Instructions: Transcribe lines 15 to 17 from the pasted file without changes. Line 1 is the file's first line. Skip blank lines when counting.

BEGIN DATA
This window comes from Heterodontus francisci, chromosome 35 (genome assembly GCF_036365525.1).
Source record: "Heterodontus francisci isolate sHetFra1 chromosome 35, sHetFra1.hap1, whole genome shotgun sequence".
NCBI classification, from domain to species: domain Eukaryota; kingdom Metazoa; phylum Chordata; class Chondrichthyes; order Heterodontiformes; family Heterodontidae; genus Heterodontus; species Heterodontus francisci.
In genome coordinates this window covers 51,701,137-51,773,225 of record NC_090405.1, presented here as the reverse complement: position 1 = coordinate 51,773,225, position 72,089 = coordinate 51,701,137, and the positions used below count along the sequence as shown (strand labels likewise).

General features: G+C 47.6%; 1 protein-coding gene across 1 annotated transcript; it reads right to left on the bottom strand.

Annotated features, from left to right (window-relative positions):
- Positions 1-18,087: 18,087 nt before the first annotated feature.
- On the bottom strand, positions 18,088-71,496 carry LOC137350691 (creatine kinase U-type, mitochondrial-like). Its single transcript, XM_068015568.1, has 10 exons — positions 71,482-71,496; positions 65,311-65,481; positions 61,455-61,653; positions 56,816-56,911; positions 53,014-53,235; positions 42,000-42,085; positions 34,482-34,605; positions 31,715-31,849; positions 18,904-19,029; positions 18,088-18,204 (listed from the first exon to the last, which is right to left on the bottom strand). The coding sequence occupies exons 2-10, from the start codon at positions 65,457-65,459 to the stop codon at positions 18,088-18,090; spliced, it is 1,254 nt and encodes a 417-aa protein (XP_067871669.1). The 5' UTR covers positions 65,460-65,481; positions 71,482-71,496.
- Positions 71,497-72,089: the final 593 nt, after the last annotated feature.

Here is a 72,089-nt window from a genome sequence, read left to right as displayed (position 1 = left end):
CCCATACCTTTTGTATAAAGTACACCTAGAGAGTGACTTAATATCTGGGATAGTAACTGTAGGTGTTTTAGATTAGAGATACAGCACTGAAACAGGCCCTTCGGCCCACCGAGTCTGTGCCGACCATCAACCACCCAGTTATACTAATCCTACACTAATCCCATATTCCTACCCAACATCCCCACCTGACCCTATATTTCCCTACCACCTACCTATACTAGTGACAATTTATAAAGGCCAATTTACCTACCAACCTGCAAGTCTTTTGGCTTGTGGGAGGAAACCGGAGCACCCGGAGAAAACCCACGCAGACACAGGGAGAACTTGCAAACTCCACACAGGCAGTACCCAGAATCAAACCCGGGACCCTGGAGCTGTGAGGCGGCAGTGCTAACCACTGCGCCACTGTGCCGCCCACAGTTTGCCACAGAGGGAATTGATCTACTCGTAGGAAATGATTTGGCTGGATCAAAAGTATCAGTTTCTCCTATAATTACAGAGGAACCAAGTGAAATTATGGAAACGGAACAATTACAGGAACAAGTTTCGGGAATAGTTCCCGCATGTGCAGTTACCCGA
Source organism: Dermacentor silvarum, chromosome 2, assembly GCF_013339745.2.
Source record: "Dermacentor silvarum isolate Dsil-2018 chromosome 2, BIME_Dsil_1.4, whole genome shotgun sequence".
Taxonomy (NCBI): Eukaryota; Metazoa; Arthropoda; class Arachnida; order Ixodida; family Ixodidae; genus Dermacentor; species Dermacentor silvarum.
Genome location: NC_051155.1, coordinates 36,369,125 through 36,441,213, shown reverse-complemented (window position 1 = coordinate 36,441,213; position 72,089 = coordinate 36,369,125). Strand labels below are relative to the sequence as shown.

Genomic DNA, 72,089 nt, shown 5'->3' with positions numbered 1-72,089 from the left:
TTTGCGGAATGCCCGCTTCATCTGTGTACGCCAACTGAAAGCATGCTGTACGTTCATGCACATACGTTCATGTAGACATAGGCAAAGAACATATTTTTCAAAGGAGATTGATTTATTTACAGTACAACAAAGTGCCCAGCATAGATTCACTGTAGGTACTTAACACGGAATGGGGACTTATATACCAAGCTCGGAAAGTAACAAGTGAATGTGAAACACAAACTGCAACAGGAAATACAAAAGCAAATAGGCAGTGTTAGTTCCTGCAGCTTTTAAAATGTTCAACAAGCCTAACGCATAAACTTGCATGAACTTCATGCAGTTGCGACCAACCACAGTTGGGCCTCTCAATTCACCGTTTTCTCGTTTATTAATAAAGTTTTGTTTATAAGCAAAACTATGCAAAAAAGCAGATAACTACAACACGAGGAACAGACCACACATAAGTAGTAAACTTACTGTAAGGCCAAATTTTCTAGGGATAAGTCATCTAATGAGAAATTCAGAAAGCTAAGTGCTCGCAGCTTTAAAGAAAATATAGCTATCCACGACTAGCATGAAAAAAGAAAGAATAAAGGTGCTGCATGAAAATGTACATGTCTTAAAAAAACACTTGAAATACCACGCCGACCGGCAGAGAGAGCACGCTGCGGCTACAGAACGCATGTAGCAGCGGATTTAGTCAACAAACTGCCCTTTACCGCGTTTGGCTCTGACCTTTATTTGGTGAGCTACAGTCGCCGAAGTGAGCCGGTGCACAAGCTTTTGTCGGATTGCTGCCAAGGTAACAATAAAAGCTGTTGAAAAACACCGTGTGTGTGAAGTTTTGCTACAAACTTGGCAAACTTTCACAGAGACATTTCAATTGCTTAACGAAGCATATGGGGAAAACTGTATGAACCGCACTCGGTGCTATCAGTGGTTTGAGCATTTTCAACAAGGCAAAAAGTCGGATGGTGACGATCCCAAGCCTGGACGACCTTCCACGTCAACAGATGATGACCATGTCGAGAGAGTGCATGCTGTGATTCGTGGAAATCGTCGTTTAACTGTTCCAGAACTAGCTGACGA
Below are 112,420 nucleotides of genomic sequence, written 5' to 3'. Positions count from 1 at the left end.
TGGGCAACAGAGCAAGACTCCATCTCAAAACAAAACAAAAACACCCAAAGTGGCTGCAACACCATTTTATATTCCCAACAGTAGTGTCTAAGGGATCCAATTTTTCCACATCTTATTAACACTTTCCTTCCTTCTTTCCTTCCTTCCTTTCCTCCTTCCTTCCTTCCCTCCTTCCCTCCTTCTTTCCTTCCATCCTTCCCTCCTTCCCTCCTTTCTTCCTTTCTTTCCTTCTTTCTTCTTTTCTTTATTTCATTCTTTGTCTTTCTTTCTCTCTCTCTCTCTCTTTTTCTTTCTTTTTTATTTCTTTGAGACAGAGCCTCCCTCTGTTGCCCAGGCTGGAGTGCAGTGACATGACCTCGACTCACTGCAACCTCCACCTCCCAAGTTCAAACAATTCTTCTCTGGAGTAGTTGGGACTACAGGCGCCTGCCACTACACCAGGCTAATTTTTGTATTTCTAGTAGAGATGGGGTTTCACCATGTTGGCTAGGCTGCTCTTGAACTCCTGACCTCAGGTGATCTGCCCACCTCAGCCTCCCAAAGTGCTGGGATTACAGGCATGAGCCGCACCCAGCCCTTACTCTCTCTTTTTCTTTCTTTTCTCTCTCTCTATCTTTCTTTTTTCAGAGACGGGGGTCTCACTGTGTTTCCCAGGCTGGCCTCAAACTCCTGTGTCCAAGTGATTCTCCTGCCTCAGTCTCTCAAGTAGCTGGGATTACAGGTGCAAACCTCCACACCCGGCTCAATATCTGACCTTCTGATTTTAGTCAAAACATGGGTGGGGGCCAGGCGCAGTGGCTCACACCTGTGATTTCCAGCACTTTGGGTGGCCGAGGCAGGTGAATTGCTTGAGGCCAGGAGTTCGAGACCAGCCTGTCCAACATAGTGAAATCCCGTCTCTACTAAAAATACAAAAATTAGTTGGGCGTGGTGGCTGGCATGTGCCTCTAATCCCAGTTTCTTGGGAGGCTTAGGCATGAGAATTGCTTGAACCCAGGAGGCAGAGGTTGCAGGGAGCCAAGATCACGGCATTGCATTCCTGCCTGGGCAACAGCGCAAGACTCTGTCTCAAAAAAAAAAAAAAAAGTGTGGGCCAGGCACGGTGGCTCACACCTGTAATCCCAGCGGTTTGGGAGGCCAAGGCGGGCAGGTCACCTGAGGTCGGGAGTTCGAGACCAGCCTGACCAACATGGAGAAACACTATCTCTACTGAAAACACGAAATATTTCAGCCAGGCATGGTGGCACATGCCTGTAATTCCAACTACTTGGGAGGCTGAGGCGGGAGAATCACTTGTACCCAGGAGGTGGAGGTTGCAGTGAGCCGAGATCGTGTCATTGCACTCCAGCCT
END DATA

Genome location: NC_051155.1, coordinates 36,369,125 through 36,441,213, shown reverse-complemented (window position 1 = coordinate 36,441,213; position 72,089 = coordinate 36,369,125). Strand labels below are relative to the sequence as shown.

Genomic DNA, 72,089 nt, shown 5'->3' with positions numbered 1-72,089 from the left:
TTTGCGGAATGCCCGCTTCATCTGTGTACGCCAACTGAAAGCATGCTGTACGTTCATGCACATACGTTCATGTAGACATAGGCAAAGAACATATTTTTCAAAGGAGATTGATTTATTTACAGTACAACAAAGTGCCCAGCATAGATTCACTGTAGGTACTTAACACGGAATGGGGACTTATATACCAAGCTCGGAAAGTAACAAGTGAATGTGAAACACAAACTGCAACAGGAAATACAAAAGCAAATAGGCAGTGTTAGTTCCTGCAGCTTTTAAAATGTTCAACAAGCCTAACGCATAAACTTGCATGAACTTCATGCAGTTGCGACCAACCACAGTTGGGCCTCTCAATTCACCGTTTTCTCGTTTATTAATAAAGTTTTGTTTATAAGCAAAACTATGCAAAAAAGCAGATAACTACAACACGAGGAACAGACCACACATAAGTAGTAAACTTACTGTAAGGCCAAATTTTCTAGGGATAAGTCATCTAATGAGAAATTCAGAAAGCTAAGTGCTCGCAGCTTTAAAGAAAATATAGCTATCCACGACTAGCATGAAAAAAGAAAGAATAAAGGTGCTGCATGAAAATGTACATGTCTTAAAAAAACACTTGAAATACCACGCCGACCGGCAGAGAGAGCACGCTGCGGCTACAGAACGCATGTAGCAGCGGATTTAGTCAACAAACTGCCCTTTACCGCGTTTGGCTCTGACCTTTATTTGGTGAGCTACAGTCGCCGAAGTGAGCCGGTGCACAAGCTTTTGTCGGATTGCTGCCAAGGTAACAATAAAAGCTGTTGAAAAACACCGTGTGTGTGAAGTTTTGCTACAAACTTGGCAAACTTTCACAGAGACATTTCAATTGCTTAACGAAGCATATGGGGAAAACTGTATGAACCGCACTCGGTGCTATCAGTGGTTTGAGCATTTTCAACAAGGCAAAAAGTCGGATGGTGACGATCCCAAGCCTGGACGACCTTCCACGTCAACAGATGATGACCATGTCGAGAGAGTGCATGCTGTGATTCGTGGAAATCGTCGTTTAACTGTTCCAGAACTAGCTGACGA